No one likes a sneaky con artist – especially one that is ripping off the government. So the challenge is: how do you track down these elusive figures and make sure they’re stopped? Believe it or not, GIS can help the government discover and locate possible fraudulent activity that pure data and charts can’t show you.
On Thursday, GovLoop and Esri hosted a meetup at the District Architecture Center in Washington, D.C. Along with networking sessions, we heard from experts on implementing GIS in innovative new ways to prevent waste and abuse and to track down potential cases of fraud.
The Postal Service (USPS) is one government agency that is particularly prone to fraud, waste, and abuse. Elise Pittman, GIS Specialist with the Office of Inspector General at the USPS, and Bruce Quintero, Special Agent with the Office of Inspector General for the USPS, enlightened the audience on how their agency is using GIS to save the government money through fighting fraud.
According to Pittman and Quintero, the fraud battle in the USPS is generally fought reactively. Prior to the implementation of GIS, that meant that they mostly relied on hotline tips, whistleblowers, and media reports. When they developed their GIS system, they were able to use spatial analysis to more proactively chase down the fraudsters.
So, what does that look like? Some USPS employees, whether on purpose or not, receive payments twice, Pittman and Quintero told us. This can occur because of ‘dirty data’, which is when two of the exact same address is listed – the discrepancy occurs by using slightly different abbreviations, such as ‘Drive’ and ‘Dr.’.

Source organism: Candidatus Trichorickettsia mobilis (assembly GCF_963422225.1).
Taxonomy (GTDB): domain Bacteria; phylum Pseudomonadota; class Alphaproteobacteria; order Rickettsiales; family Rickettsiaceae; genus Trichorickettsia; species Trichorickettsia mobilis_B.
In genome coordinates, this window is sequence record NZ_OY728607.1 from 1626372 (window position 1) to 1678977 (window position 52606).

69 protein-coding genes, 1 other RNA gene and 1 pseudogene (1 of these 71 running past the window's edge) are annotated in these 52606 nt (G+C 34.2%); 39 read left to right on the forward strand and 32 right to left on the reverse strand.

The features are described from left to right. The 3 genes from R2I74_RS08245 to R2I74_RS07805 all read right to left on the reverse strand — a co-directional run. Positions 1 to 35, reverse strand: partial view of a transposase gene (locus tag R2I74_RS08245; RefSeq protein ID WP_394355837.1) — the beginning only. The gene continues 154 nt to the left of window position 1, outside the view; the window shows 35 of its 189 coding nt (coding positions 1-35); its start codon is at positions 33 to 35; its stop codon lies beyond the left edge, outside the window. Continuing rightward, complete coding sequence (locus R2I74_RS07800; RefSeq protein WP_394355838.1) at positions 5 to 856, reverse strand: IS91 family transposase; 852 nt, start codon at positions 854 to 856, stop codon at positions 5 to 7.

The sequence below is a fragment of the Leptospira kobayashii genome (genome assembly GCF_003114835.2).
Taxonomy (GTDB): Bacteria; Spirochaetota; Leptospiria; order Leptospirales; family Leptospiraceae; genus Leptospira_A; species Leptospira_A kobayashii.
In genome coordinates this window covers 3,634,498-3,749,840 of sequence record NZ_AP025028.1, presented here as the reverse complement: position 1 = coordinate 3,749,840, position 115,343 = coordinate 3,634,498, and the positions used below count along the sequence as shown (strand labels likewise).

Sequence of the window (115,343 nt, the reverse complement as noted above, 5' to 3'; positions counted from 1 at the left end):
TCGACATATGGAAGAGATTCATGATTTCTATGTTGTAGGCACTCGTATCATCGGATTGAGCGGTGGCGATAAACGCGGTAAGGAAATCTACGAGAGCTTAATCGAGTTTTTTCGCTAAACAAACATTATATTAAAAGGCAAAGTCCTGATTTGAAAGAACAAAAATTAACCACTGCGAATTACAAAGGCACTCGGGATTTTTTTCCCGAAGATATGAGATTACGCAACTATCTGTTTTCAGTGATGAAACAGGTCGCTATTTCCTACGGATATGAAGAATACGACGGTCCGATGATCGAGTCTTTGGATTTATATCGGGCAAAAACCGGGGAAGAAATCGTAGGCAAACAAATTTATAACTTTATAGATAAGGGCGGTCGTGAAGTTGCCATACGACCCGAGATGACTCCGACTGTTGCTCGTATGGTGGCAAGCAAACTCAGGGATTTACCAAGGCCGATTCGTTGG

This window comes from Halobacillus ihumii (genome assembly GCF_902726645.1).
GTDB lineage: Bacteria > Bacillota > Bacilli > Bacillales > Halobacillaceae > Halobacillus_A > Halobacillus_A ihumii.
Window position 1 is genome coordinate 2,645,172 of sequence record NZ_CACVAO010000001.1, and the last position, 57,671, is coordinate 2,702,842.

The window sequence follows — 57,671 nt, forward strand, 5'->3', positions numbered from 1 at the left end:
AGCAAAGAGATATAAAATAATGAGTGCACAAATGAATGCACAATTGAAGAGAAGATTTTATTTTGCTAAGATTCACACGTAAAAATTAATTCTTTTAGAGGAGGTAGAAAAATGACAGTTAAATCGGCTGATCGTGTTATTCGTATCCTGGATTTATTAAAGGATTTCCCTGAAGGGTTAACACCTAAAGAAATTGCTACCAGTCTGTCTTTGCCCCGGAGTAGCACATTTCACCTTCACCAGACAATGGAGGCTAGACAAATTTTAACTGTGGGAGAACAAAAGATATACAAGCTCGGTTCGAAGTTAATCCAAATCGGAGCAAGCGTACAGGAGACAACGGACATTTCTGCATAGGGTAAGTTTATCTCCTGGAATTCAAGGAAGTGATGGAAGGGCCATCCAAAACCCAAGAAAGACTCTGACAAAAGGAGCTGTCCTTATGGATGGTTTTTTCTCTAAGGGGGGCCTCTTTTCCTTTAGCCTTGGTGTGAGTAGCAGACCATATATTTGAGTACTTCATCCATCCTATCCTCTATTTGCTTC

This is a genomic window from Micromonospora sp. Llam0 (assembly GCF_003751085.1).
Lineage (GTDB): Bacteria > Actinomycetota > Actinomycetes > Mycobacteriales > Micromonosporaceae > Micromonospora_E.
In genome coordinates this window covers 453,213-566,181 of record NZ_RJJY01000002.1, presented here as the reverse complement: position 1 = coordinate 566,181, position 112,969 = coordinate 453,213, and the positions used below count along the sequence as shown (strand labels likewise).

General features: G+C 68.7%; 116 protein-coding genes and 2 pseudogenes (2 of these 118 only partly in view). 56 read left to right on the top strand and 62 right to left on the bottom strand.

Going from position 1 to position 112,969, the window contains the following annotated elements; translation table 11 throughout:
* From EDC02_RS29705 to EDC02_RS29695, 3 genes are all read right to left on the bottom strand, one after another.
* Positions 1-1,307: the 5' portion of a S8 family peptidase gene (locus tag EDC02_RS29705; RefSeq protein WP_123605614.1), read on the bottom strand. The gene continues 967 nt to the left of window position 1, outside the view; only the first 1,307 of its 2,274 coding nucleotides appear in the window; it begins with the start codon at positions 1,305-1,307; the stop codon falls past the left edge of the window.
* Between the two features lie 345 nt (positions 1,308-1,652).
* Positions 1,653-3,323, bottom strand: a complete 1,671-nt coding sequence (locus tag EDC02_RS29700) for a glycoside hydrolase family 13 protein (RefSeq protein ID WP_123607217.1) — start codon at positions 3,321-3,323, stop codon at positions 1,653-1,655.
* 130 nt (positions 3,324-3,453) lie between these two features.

Pittman and Quintero walked us through an example to show the audience what their system actually looks like on the inside. In the demonstration, they mapped out the difference between addresses to identify when that was a very short distance, such as less than five feet.
In their system, they can also search and filter the results to payments over a certain dollar amount, so that they are targeting their efforts towards finding the biggest sources of lost revenue. After identifying the best cases with their GIS application, Quintero and other Special Agents are able to go out into the field and pursue these leads.
As well as finding specific, strong cases of fraud and abuse, the GIS system allows the USPS to look more broadly at wide, systemic weaknesses that need addressing, according to Quintero. By looking at types of fraud cases that are recurring repeatedly within their system, they are able to look forward to understand what needs restructuring in the broader practices of the USPS.
This system has worked incredibly well for the USPS. It only began in the last couple of months, so there’s no way yet to quantify the dollar amount it’s saved the government, but by next year it should show demonstrable results.
In the last presentation, we heard from Annie John, i2 Solution Specialist at IBM. She shared with the audience IBM’s application that allows them to look at the physical location of online fraudulent transactions. Prior to the use of GIS, IBM had been using histograms and charts to track down fraud cases, but the GIS method has allowed IBM far more efficiency.
John gave the audience a glimpse of the online portal. Similar to the USPS example, the IBM system has tools that allow you to search very specifically on almost any variable you can think of – dollar amount, time of day, time of week, and number of transaction hits. These functions allow IBM to find exactly what sort of fraud they think is most detrimental to the government, and those that have the specific qualities would make it the strongest case to prosecute.
In sum, it was a fantastic turnout and a learning experience for all. If you missed it, don’t stress! Stay tuned for more info on our next meetup.